Pritchett’s stories and exercises were very enjoyable to read, often funny, always open and sincere, and written to put the reader at ease. Even without the guided exercises, one might enjoy simply reading her stories. But don’t just read this book! Use the guide, take control of the one thing we can all count on (dying) and plan your death and your life accordingly. Write your own story and you will have made a new friend.
– Dr. Sanders Burstein, Proximity Magazine
"As a practicing clinical psychologist, I exhort all my patients to confront their fears and adversities head-on—rationally, courageously, with grit and determination. This is exactly what Laura Pritchett does in her much-needed self-help book, Making Friends With Death. She shares a veritable cornucopia of personal experiences, strategies, perspectives, and workshop-like exercises to demystify, intelligently prepare for, and gracefully manage this most daunting of all of life’s challenges—our passing. Written in an accessible style fused with warmth, humor, and wisdom, it should be on everyone’s got-to-read list and part of every clinician’s library."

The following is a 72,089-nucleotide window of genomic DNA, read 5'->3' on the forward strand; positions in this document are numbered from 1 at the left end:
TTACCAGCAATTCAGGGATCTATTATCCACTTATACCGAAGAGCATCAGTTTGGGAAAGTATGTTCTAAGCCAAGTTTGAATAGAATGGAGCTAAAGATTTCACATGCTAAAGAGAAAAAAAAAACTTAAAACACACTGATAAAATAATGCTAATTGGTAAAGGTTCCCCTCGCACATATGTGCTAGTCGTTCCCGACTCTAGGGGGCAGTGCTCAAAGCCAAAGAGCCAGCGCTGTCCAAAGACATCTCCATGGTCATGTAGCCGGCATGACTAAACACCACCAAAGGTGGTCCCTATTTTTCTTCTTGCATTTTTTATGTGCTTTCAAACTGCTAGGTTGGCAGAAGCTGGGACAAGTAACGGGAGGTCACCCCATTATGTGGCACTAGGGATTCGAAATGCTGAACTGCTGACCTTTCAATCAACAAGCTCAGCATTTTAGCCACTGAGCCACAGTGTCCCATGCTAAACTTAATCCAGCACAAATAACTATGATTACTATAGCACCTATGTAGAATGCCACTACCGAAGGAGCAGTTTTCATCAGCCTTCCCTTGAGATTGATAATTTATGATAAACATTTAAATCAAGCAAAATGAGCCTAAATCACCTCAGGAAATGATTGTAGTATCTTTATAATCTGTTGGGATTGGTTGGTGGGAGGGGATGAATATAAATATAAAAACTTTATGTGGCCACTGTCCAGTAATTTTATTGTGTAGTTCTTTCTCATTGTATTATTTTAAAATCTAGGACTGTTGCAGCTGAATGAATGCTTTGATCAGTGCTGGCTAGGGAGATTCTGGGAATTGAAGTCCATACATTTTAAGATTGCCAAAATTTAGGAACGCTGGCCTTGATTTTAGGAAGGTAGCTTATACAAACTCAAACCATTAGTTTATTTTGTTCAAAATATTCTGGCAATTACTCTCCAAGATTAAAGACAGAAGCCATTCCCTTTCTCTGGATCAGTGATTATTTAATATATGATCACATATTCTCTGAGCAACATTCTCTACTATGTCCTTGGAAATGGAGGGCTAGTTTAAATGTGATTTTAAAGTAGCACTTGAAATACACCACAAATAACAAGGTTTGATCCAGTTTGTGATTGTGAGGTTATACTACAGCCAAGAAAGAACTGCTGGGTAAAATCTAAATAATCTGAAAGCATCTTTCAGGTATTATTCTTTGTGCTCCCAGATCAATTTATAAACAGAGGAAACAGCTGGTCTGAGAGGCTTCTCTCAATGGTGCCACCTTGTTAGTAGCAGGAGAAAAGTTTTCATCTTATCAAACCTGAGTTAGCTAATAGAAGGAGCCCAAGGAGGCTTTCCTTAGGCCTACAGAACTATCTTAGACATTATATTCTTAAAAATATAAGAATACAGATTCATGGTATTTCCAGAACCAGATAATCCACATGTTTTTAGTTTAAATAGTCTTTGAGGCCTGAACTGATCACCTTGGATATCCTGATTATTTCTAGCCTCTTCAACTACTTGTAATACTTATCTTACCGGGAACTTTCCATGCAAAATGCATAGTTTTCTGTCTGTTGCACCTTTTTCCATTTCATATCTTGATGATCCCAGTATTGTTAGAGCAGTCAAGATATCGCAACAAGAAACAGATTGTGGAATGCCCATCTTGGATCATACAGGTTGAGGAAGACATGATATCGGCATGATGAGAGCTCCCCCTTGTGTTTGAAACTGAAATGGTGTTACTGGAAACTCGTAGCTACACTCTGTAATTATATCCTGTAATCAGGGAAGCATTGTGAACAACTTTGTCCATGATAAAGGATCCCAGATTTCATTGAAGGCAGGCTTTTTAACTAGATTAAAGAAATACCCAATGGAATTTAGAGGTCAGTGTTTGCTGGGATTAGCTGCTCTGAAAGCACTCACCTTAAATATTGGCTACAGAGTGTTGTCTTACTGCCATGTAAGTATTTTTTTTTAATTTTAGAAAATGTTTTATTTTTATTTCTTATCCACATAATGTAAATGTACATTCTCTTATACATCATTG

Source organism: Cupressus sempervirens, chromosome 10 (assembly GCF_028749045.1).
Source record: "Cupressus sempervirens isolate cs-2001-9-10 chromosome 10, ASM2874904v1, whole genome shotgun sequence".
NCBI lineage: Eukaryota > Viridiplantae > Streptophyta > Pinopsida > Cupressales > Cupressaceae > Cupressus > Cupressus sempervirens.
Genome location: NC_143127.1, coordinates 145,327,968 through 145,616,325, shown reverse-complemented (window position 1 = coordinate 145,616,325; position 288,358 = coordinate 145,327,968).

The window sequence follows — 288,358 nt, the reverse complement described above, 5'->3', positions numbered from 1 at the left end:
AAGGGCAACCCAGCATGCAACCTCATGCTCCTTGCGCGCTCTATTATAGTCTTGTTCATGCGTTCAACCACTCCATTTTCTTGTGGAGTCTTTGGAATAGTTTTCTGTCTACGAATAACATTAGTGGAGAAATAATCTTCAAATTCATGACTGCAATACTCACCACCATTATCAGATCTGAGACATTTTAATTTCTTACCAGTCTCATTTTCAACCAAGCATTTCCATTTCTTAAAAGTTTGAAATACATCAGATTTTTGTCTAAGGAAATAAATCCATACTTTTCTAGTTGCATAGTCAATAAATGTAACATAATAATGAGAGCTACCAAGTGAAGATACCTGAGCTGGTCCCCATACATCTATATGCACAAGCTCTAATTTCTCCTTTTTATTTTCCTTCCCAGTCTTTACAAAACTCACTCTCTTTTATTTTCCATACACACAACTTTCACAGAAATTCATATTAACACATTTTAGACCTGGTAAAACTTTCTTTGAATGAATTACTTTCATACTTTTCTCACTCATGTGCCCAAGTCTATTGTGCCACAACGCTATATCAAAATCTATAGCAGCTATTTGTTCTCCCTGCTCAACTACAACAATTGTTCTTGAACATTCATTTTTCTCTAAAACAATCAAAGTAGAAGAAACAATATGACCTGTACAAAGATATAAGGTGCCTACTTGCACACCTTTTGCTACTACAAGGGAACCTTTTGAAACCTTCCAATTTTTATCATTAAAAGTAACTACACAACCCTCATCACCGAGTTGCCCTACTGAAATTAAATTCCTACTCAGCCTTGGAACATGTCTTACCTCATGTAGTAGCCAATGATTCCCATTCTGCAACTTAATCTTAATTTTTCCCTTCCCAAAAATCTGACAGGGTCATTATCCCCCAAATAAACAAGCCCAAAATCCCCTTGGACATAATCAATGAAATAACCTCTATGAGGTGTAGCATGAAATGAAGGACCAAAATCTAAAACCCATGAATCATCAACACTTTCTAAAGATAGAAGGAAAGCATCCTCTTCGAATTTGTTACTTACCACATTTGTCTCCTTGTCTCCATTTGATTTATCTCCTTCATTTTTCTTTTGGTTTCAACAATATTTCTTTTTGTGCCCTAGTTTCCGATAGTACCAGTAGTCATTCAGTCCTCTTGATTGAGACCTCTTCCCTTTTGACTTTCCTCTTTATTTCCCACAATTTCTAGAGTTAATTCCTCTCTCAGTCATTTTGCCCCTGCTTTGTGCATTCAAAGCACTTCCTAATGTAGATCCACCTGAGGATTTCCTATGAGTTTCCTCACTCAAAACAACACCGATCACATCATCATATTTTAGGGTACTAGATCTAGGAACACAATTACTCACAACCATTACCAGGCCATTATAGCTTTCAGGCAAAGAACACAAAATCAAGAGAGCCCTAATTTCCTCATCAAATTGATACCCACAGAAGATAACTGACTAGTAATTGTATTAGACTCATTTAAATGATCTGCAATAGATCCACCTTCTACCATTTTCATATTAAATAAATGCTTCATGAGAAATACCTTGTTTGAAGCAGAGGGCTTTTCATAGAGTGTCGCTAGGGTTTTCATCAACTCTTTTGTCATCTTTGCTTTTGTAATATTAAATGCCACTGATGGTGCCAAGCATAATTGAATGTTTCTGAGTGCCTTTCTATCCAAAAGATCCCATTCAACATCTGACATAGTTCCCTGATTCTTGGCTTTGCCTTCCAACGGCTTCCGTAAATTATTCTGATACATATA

– Russell Grieger, Ph.D., author of The Couples Therapy Companion and Unrelenting Drive
"Death, that universal experience that is rarely discussed at parties, is now made accessible to all of us. Laura Pritchett has provided us with an intricate road map for the exploration of our death so that we can get on with the business of joyful living."
– Dr. Tim Flynn, physical therapist and international expert in chronic pain manage
"While I’ve read my fair share of advice and research on dying, sat with dying patients, and experienced my own mortality at a young age, nothing could’ve prepared me for this book. The emotions surrounding death—from catapulting hope to bottoming out grief—are captured in such a succinct and artful way that is at once both fearfully honest and, dare I say, entertaining. Laura Pritchett has assembled a true workbook for the one course none of us want to take. Astonishingly, I feel I may have been given the key to a good death."
– Laura Katers, Inpatient Pain Management, University of Washington Medical Center